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The Origin of "Jim Crow"
(This page was developed by a Berea College student as part of a course on Chesnutt)

       Chesnutt made it his ambition to address the problems encountered by blacks in the white dominated society of the 19th century south.  His weapon of choice was literaure.

       Using literature,  Chesnutt created stories that sucinctly illustrated the racial barriers and prejudices faced by blacks and mulattos, and the possible resulting consequences, if these racial barriers were not overcome.  A good example of this kind of effort is his novel entitled The House Behind the Cedars.

       Among the larger problems facing blacks was segregation from the whites.  Beginning in the 1890s, and lasting until the 1960s, a plethera of laws and ordinances were passed and enforced in an effort to segregate, as thoroughly as possible, blacks and whites, and these laws were commonly refered to as "Jim Crow" laws.

         The term "Jim Crow" comes from the blackface minstrel shows of the early 19th century.  These were theatrical productions in which white men would dress as black men, coloring their faces with charcoal of some form, and mimic black song and dance, giving an overall inaccurate portrayal of black life.

      Thomas "Daddy" Rice first performed his piece entitled "Jump Jim Crow" sometime between 1828 and 1830, and it became extremely popular.  Soon after, these popular phrases could be heard everywhere:
"Weel about, and turn about,
and do jis' so:
Eb'ry time I weel about
and jump Jim Crow."
      In the 1840s the term again appeared in Massachusetts abolitionists' newspapers,  in relation to seperate rail cars for blacks and whites. The general opinion of blacks, even in the more liberal north, was that their race was inferior to the white race, despite social, economical or individual   achievement.

      In the 1890s segregation became less severe in the north; however, in the south the term "Jim Crow" began to take on a more defined and forceful meaning.  In 1896, the United States Supreme Court established, through the case of Plessy v. Ferguson, the separate-but-equal ruling, justifying and greatly perpetuating segregation in the south.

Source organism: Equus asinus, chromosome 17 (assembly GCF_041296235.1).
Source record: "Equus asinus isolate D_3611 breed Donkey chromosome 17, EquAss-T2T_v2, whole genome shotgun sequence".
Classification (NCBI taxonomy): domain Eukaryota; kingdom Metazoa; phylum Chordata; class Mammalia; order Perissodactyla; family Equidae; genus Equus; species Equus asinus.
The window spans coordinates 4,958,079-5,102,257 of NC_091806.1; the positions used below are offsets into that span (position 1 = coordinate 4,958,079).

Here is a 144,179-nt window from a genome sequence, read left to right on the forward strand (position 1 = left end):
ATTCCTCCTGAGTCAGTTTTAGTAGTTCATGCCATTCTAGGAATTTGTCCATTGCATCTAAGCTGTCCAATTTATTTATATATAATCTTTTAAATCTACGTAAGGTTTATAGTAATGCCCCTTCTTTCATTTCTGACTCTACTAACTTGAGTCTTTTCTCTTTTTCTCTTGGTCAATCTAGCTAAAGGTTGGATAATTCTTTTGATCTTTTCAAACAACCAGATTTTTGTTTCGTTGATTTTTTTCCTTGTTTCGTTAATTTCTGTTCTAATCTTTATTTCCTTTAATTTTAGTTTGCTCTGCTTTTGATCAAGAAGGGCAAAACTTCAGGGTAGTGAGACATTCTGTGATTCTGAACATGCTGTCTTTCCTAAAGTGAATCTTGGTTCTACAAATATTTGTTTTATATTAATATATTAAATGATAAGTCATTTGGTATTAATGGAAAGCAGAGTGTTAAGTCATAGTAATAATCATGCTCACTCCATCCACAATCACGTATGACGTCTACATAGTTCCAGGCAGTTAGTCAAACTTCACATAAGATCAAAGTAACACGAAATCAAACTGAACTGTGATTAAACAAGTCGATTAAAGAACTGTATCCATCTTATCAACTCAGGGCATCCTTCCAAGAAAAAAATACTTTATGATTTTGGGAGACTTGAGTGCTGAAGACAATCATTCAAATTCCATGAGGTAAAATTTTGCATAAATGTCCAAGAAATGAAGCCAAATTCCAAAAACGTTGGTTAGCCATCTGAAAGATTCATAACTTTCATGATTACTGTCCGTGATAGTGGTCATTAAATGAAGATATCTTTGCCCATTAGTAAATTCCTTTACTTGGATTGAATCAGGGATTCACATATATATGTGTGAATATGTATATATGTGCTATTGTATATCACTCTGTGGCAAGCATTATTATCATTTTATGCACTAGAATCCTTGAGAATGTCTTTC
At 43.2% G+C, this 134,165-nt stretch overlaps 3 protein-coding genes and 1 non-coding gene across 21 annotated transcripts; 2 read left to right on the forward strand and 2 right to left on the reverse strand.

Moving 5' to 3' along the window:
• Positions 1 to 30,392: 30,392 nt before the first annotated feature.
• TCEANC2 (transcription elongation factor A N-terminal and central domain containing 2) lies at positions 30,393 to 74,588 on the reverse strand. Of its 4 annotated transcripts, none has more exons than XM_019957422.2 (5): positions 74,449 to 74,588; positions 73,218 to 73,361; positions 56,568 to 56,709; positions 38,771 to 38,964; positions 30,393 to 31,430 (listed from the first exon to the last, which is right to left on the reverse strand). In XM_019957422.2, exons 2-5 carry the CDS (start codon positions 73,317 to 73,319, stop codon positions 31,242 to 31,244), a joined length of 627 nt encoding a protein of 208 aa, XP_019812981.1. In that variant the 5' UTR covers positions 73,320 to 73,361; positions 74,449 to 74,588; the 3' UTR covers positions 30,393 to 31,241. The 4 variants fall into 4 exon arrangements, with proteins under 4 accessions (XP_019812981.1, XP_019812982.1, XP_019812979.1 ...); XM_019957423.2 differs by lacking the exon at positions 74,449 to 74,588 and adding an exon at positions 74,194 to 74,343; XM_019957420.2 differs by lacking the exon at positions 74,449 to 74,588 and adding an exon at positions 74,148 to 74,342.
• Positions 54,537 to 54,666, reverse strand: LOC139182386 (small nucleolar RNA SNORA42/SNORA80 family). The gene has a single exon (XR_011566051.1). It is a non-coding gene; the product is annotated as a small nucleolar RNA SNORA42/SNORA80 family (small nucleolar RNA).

By 1915, segregation of blacks and whites in the south was in full swing, reaching unprecedented lengths.  Schools had separate text books, and courts had "Jim Crow" bibles for black witness to swear on.  New Orleans segregated black and white prostitutes.

       This article appeared in a September 26, 1913 edition of the New York Times:

To view other articles click here.
 
      The decision in Plessy v. Ferguson remained the enforced standard in the south until the 1960s, when, influenced by the Civil Rights movement, the "federal gov't and courts struck down the legal barriers of racial segregation and ended Jim Crow" (Litwack pp. 1444-1447).


Resources:

Cartwright, Joseph H.  The Triumph of Jim Crow: Tennessee Race
    relations in the 1880s. Knoxville: Univ. of Tenn. Press, 1976.

McMillen, Niel R.  Dark Journey: Black Mississippians in the age
    of Jim Crow. Urbana and Chicago:  Univ of Ill. Press, 1989.

Litwack, Leon F.  "Jim Crow".  Encyclopedia of African-American
    Culture and History.  Ed. by Jack Salzman, David Lionel Smith and
    Cornel West.  New York:  Simon & Schuster, 1996.  1444-1447.

Oshinsky, David M.  Worse Than Slavery: Parchman farm and the
    Ordeal of Jim Crow Justice.  New York:  The Free Press, 1996.

Woodward, C. Vann.  The Strange Career of Jim Crow.  New York:
    Oxford Univ. Press, 1974.